Telford in Badenoch & Strathspey
A course investigating the impact of Thomas Telford in Badenoch & Strathspey took place November 2016 to March 2017 at Grantown Museum, with a preliminary talk in Aviemore in September 2017 to the Badenoch and Strathspey Local History Society serving as both an introduction to the topic and as publicity for the course. The course attracted people from various parts of this large region, including some from around 30 miles away. In addition, an additional six people attended a session we held to look at resources in Inverness Library. We were also fortunate that local historian George Dixon from Stirling came up for several sessions, sharing his years of research with the group.
In autumn 2016 there were four practical workshops investigating sources available: a general introduction, on internet maps, heritage databases, and on statistical accounts and other sources. In January to March 2017, the focus switched to researching the topic, using sources identified in Autumn 2016 as well as books and other sources. As information was discovered from these sources, the group built up a binder of resources, and focussed on three main areas: 1) what was the area like before Telford, 2) what did Telford do (roads, bridges, manses), and 3) what was the impact of his work. Participants chose areas of interest, helping us to investigate different aspects of what is a large region. A young volunteer also helped to georeferenced our plans, helping us to overlay 19th century plans on 1st edition and modern OS maps.
In addition, we had two field trips, one to Inverness Library to look at a few key works they possess, and one minibus fieldtrip to investigate some of the sites identified in the course of the investigation. Some members undertook field trips outwith the class times, including investigating remains of milestones, or photographing bridges along on one of Telford’s roads. A volunteer also investigated some of the archive material in London and Edinburgh, including the field notebooks of an inspector working in the area.
Our final three sessions took the information collected in the earlier sessions to create a travelling display, with all collected resources assembled into binders and copied for distribution to Grantown Museum, Grantown Library, Aviemore Library and Kingussie Library. The display has already been booked for a local event in April 2017 (Kingussie Heritage Day), and will be available from Grantown Museum for borrowing. In addition, information was submitted to the local Historic Environment Record (HER), and when accessioned, will then be forwarded to Canmore. This included a substantial record of all bridges and culverts along one of Telford’s roads and a number of milestones produced by one member of the group.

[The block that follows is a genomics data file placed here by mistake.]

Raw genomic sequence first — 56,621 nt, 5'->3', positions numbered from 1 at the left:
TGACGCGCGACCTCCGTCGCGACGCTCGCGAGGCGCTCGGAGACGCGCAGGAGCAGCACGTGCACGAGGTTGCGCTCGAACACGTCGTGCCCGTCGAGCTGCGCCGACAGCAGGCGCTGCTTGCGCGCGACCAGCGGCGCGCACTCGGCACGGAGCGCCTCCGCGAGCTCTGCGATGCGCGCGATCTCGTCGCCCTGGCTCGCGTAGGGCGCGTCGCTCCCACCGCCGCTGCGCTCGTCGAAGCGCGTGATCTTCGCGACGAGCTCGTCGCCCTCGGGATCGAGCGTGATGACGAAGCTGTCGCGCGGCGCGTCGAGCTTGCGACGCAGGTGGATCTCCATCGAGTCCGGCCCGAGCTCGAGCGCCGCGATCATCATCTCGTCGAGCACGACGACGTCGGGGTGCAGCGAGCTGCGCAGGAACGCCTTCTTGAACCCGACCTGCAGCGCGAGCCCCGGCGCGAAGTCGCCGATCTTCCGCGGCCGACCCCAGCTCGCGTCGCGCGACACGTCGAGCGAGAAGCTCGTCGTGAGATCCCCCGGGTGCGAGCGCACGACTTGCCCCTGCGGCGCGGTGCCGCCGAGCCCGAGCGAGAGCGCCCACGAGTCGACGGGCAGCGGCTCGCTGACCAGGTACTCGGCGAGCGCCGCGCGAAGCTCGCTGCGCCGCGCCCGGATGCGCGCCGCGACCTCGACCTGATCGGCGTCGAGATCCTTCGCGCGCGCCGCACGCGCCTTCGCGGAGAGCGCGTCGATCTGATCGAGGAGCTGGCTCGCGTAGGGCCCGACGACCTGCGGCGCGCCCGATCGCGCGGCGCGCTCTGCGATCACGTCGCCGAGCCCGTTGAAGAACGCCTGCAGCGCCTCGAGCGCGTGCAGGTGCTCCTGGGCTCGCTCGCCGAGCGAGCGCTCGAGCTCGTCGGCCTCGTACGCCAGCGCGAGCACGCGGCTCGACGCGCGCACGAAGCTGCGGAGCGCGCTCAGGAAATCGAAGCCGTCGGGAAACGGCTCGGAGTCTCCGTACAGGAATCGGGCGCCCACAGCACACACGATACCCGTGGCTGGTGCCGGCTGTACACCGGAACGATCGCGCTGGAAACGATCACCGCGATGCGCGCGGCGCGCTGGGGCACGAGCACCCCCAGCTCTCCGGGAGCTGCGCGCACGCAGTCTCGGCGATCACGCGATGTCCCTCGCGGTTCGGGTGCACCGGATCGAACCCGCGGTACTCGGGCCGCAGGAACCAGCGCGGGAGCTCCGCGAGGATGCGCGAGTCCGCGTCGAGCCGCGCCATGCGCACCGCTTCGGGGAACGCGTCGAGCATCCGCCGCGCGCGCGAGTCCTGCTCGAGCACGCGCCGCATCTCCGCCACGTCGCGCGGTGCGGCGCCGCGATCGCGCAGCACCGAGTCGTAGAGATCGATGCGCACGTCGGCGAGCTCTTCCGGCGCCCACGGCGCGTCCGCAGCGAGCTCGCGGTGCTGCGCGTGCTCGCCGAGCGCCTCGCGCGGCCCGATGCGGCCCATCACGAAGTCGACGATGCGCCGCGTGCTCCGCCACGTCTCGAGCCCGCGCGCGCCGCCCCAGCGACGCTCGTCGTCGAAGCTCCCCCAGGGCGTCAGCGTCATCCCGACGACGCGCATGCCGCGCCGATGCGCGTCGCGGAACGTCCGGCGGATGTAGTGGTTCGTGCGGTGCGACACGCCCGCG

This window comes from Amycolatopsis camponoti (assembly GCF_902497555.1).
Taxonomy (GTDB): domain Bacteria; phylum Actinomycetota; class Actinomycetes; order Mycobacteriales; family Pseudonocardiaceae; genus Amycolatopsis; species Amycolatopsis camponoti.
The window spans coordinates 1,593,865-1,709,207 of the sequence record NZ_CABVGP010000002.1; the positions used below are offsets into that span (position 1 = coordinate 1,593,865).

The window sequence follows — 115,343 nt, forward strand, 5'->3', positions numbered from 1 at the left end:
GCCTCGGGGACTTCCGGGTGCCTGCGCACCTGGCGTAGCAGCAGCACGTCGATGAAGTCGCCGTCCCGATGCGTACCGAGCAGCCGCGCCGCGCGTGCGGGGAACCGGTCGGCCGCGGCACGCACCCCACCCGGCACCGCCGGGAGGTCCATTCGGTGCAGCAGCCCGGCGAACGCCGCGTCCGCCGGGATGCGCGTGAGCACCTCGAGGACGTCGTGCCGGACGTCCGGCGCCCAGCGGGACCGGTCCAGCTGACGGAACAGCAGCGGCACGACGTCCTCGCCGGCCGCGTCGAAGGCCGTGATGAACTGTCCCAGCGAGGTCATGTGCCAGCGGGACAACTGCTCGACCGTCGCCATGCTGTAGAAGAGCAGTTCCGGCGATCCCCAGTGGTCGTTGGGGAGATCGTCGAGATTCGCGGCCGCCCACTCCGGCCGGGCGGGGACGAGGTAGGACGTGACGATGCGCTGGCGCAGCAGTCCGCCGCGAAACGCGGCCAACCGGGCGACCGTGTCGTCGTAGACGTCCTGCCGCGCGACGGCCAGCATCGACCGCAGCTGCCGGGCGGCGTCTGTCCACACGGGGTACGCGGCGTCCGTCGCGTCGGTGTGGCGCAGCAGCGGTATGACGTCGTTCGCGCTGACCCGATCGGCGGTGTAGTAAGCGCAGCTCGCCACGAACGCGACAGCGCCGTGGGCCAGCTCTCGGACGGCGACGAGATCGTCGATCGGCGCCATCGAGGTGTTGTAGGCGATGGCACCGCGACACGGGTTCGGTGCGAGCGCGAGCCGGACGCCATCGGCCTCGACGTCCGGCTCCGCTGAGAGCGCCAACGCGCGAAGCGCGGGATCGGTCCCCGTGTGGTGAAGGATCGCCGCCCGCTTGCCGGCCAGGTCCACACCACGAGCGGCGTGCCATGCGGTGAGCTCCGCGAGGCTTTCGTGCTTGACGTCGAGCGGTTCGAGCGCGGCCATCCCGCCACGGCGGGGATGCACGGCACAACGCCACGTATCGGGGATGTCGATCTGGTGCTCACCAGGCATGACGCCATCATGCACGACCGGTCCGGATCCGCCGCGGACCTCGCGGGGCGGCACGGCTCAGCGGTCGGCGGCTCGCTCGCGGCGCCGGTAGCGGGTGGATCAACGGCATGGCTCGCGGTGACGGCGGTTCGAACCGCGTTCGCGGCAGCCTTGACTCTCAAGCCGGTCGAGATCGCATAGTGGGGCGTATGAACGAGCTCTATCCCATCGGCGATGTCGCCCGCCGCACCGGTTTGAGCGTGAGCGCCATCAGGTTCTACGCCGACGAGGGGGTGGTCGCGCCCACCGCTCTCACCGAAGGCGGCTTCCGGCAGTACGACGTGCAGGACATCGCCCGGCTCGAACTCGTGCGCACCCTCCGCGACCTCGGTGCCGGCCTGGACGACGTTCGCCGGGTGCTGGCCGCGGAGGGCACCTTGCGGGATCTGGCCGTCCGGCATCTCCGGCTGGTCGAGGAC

The results showed a different picture from other areas of the Highlands investigated so far. Unlike other areas there was a network of roads before Telford began his work, albeit few able to take carriages. The military roads of Wade and Caulfeild are well known (though more complicated than many think due to enhancements and repairs over the years). Telford also became involved in substantially repairing and upgrading military roads in the area.
But additionally there were a number of estate roads, some later becoming adopted by the county. As a result, Telford's work in the area to some degree filled in gaps. However, in the Badenoch area of the region, his Laggan Road going from Pitmain to Fort William (and therefore replacing the steep Corrieyairack road to Fort Augustus), was the longest and most expensive of all his activities in the Highlands. Unlike more remote areas in the Highlands, Telford did not construct any Parlimentary churches, but he did build two manses, both surviving to this day.
Participants researched areas of interest, including information in Old and New statistical accounts, the tolls and tollhouses on the Highland roads and elsewhere in the UK, milestones constructed later on the routes, and a detailed study of bridges and culverts along the Laggan Road in our region.
The project was funded by Historic Environment Scotland.